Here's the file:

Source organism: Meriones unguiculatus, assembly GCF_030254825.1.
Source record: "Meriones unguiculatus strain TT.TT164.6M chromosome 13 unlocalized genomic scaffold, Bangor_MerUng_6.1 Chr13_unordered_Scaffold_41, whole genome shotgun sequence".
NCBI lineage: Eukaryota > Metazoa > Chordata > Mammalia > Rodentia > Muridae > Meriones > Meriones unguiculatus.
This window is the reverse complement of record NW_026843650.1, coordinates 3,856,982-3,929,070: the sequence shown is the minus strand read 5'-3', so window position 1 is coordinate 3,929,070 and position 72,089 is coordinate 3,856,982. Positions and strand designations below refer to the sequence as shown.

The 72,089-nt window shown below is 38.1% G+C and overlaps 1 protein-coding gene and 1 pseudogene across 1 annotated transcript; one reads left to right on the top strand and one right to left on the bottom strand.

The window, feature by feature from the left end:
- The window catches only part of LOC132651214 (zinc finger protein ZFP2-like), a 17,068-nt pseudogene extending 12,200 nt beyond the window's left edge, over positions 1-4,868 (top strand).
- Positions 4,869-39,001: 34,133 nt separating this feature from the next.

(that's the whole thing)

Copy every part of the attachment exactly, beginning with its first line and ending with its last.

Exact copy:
Source organism: Meriones unguiculatus, assembly GCF_030254825.1.
Source record: "Meriones unguiculatus strain TT.TT164.6M chromosome 13 unlocalized genomic scaffold, Bangor_MerUng_6.1 Chr13_unordered_Scaffold_41, whole genome shotgun sequence".
NCBI lineage: Eukaryota > Metazoa > Chordata > Mammalia > Rodentia > Muridae > Meriones > Meriones unguiculatus.
This window is the reverse complement of record NW_026843650.1, coordinates 3,856,982-3,929,070: the sequence shown is the minus strand read 5'-3', so window position 1 is coordinate 3,929,070 and position 72,089 is coordinate 3,856,982. Positions and strand designations below refer to the sequence as shown.

The 72,089-nt window shown below is 38.1% G+C and overlaps 1 protein-coding gene and 1 pseudogene across 1 annotated transcript; one reads left to right on the top strand and one right to left on the bottom strand.

The window, feature by feature from the left end:
- The window catches only part of LOC132651214 (zinc finger protein ZFP2-like), a 17,068-nt pseudogene extending 12,200 nt beyond the window's left edge, over positions 1-4,868 (top strand).
- Positions 4,869-39,001: 34,133 nt separating this feature from the next.